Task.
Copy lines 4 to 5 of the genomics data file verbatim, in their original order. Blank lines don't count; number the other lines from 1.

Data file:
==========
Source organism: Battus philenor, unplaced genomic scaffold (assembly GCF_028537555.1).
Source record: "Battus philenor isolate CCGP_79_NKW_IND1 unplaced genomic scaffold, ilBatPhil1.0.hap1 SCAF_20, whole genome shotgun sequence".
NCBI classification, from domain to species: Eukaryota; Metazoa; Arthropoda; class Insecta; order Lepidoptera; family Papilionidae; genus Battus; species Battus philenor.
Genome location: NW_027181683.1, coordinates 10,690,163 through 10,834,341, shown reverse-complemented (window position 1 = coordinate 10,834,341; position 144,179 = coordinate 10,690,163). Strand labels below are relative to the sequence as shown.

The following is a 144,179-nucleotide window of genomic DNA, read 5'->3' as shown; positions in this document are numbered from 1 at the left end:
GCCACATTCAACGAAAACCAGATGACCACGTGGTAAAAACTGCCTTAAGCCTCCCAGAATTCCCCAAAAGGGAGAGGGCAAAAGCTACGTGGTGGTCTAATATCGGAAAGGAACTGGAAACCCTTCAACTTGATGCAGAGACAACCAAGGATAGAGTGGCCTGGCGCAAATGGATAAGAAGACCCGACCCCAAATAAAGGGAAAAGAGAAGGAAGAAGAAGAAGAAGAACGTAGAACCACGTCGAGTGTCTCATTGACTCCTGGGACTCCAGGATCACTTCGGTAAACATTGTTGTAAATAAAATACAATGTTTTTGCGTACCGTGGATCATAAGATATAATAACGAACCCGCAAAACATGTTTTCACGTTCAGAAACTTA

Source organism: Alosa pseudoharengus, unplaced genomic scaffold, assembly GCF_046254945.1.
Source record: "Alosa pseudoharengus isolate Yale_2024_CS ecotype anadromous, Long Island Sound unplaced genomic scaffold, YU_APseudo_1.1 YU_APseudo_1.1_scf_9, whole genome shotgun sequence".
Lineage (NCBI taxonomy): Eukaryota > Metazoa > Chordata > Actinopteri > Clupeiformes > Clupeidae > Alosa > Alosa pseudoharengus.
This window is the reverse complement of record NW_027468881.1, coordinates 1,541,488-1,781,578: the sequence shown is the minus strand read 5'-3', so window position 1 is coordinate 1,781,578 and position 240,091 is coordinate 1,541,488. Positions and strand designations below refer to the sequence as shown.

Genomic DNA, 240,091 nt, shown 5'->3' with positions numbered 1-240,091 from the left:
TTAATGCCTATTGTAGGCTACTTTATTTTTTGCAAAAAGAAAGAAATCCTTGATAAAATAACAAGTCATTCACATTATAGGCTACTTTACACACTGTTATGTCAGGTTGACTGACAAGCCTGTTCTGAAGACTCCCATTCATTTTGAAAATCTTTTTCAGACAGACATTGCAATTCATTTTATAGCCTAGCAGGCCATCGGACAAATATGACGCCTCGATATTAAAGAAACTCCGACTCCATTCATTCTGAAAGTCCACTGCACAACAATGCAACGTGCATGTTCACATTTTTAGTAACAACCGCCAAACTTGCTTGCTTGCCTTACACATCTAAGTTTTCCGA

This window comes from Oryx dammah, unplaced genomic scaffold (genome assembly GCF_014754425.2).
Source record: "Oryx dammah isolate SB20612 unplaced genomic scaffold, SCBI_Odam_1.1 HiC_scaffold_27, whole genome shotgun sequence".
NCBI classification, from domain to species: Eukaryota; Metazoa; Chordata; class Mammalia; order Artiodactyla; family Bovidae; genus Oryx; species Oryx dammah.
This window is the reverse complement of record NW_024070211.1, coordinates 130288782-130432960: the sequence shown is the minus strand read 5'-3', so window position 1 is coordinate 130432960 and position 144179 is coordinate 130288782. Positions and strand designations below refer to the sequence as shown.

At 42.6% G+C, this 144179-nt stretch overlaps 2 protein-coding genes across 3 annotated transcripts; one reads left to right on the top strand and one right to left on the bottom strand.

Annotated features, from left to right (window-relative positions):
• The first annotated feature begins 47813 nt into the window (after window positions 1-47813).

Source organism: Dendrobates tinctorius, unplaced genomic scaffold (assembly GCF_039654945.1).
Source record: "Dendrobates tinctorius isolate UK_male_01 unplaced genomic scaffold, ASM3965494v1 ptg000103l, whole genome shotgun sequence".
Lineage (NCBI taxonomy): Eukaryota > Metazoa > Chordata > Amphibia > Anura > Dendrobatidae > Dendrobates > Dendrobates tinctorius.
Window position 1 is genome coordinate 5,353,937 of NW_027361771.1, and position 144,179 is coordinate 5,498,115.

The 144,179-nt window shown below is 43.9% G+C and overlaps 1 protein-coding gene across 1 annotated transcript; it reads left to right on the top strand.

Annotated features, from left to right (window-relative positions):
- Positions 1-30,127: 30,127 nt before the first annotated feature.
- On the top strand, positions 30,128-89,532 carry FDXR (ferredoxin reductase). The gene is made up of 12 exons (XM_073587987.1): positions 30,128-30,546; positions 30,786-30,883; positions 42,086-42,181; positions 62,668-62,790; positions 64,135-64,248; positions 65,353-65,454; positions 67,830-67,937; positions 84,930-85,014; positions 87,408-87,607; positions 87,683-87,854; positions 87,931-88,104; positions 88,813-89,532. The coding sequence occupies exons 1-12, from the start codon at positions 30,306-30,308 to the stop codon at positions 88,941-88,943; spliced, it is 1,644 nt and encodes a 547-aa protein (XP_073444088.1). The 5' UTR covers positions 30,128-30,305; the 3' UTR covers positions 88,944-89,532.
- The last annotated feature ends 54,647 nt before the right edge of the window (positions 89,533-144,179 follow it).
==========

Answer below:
Genome location: NW_027181683.1, coordinates 10,690,163 through 10,834,341, shown reverse-complemented (window position 1 = coordinate 10,834,341; position 144,179 = coordinate 10,690,163). Strand labels below are relative to the sequence as shown.

The following is a 144,179-nucleotide window of genomic DNA, read 5'->3' as shown; positions in this document are numbered from 1 at the left end: